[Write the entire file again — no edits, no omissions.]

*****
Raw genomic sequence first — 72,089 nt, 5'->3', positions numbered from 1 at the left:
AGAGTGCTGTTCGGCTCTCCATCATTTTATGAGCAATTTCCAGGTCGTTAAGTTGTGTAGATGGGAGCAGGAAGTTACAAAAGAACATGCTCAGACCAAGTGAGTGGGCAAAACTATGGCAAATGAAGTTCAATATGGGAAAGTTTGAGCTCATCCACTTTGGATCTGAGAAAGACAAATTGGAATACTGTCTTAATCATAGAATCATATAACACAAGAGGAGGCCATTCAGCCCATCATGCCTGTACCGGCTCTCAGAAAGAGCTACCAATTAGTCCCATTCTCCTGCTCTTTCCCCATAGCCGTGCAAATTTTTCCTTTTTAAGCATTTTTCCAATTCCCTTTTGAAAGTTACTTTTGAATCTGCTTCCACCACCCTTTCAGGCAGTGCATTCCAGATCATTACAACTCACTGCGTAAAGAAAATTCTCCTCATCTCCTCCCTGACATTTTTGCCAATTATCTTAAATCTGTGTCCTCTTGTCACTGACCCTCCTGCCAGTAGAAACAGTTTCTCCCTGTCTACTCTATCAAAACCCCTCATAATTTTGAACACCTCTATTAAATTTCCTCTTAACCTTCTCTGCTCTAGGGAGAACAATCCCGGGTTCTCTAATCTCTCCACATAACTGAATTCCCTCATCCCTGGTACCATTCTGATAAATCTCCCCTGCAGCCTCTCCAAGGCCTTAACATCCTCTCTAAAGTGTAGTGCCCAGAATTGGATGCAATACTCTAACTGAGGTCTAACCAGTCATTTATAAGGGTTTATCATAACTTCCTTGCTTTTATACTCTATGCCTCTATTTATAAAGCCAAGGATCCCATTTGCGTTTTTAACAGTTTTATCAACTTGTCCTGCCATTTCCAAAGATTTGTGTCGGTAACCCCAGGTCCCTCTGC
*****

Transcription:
Raw genomic sequence first — 72,089 nt, 5'->3', positions numbered from 1 at the left:
AGAGTGCTGTTCGGCTCTCCATCATTTTATGAGCAATTTCCAGGTCGTTAAGTTGTGTAGATGGGAGCAGGAAGTTACAAAAGAACATGCTCAGACCAAGTGAGTGGGCAAAACTATGGCAAATGAAGTTCAATATGGGAAAGTTTGAGCTCATCCACTTTGGATCTGAGAAAGACAAATTGGAATACTGTCTTAATCATAGAATCATATAACACAAGAGGAGGCCATTCAGCCCATCATGCCTGTACCGGCTCTCAGAAAGAGCTACCAATTAGTCCCATTCTCCTGCTCTTTCCCCATAGCCGTGCAAATTTTTCCTTTTTAAGCATTTTTCCAATTCCCTTTTGAAAGTTACTTTTGAATCTGCTTCCACCACCCTTTCAGGCAGTGCATTCCAGATCATTACAACTCACTGCGTAAAGAAAATTCTCCTCATCTCCTCCCTGACATTTTTGCCAATTATCTTAAATCTGTGTCCTCTTGTCACTGACCCTCCTGCCAGTAGAAACAGTTTCTCCCTGTCTACTCTATCAAAACCCCTCATAATTTTGAACACCTCTATTAAATTTCCTCTTAACCTTCTCTGCTCTAGGGAGAACAATCCCGGGTTCTCTAATCTCTCCACATAACTGAATTCCCTCATCCCTGGTACCATTCTGATAAATCTCCCCTGCAGCCTCTCCAAGGCCTTAACATCCTCTCTAAAGTGTAGTGCCCAGAATTGGATGCAATACTCTAACTGAGGTCTAACCAGTCATTTATAAGGGTTTATCATAACTTCCTTGCTTTTATACTCTATGCCTCTATTTATAAAGCCAAGGATCCCATTTGCGTTTTTAACAGTTTTATCAACTTGTCCTGCCATTTCCAAAGATTTGTGTCGGTAACCCCAGGTCCCTCTGC